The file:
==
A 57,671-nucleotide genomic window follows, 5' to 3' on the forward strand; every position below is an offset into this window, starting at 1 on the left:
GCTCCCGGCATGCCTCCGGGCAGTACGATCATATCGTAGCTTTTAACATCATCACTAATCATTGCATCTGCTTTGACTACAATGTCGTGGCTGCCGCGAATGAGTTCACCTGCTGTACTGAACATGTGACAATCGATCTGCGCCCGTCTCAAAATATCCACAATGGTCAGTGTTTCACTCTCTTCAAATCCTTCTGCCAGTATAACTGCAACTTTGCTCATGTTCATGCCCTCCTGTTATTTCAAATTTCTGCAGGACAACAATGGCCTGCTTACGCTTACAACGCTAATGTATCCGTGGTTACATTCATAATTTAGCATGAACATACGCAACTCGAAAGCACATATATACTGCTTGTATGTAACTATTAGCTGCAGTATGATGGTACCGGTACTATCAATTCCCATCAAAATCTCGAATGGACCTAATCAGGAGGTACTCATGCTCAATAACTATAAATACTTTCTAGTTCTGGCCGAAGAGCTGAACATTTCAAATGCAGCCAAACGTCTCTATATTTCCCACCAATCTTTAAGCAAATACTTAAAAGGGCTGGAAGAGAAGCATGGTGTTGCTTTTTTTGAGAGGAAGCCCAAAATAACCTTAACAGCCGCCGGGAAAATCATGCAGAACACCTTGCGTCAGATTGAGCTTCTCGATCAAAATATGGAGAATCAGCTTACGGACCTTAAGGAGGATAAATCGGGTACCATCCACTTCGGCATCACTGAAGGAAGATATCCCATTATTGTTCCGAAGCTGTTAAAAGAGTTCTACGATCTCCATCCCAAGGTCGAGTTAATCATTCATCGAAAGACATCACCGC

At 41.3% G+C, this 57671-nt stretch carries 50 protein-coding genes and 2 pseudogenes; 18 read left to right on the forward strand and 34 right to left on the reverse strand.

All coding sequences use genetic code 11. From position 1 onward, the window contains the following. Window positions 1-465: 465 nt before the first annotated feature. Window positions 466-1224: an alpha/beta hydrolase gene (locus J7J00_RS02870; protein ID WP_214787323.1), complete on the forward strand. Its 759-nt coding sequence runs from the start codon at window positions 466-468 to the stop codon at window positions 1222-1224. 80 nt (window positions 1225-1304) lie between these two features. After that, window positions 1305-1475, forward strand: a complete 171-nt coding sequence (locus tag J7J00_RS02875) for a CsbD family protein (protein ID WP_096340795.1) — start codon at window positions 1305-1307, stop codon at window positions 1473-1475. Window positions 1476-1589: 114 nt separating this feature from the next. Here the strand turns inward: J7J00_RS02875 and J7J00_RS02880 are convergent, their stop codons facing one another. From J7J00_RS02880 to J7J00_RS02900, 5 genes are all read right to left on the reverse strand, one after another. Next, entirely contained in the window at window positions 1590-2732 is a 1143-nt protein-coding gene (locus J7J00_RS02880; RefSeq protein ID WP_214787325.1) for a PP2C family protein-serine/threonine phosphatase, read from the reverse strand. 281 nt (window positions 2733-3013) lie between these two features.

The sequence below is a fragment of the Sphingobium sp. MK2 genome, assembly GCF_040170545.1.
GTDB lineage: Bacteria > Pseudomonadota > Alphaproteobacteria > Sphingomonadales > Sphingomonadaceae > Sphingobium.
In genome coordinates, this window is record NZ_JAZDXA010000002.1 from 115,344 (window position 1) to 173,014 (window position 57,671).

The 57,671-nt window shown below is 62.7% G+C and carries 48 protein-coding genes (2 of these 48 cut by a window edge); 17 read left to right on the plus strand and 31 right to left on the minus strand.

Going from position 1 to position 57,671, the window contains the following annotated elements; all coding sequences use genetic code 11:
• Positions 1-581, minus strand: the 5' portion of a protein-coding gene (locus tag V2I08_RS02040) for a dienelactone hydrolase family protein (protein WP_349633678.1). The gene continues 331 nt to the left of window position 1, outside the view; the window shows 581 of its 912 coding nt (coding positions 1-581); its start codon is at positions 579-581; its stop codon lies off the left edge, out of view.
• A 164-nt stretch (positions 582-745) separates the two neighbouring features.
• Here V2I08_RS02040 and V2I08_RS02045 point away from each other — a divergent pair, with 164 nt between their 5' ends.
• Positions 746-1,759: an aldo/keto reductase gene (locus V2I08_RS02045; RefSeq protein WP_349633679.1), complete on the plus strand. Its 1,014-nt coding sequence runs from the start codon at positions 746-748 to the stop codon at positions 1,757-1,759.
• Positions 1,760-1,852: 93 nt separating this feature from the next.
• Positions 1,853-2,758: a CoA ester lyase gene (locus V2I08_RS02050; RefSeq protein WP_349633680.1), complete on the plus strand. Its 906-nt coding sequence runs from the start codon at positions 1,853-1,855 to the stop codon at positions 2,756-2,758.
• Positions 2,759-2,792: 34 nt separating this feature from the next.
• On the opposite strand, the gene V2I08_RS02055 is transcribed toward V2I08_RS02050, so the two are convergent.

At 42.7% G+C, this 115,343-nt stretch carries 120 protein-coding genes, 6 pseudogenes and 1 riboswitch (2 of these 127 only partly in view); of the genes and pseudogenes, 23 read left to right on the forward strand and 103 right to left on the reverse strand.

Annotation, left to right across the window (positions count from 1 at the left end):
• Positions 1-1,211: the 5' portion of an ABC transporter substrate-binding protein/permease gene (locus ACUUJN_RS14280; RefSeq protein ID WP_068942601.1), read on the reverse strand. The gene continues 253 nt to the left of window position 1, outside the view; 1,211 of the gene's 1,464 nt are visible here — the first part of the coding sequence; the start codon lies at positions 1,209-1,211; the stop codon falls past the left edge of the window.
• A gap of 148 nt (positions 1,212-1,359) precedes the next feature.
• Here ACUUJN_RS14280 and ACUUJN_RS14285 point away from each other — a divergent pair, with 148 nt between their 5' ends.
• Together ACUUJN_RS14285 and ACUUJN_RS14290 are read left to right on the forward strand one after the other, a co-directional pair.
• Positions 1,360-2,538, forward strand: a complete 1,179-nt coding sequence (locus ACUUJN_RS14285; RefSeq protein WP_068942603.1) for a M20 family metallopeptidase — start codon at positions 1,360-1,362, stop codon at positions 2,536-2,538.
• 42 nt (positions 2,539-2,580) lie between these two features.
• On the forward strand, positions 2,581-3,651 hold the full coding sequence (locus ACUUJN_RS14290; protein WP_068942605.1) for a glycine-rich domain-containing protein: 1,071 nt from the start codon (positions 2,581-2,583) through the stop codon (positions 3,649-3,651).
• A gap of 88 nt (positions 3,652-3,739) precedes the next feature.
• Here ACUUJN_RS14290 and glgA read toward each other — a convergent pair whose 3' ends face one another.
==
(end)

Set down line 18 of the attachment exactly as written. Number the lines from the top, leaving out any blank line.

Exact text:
At 42.7% G+C, this 115,343-nt stretch carries 120 protein-coding genes, 6 pseudogenes and 1 riboswitch (2 of these 127 only partly in view); of the genes and pseudogenes, 23 read left to right on the forward strand and 103 right to left on the reverse strand.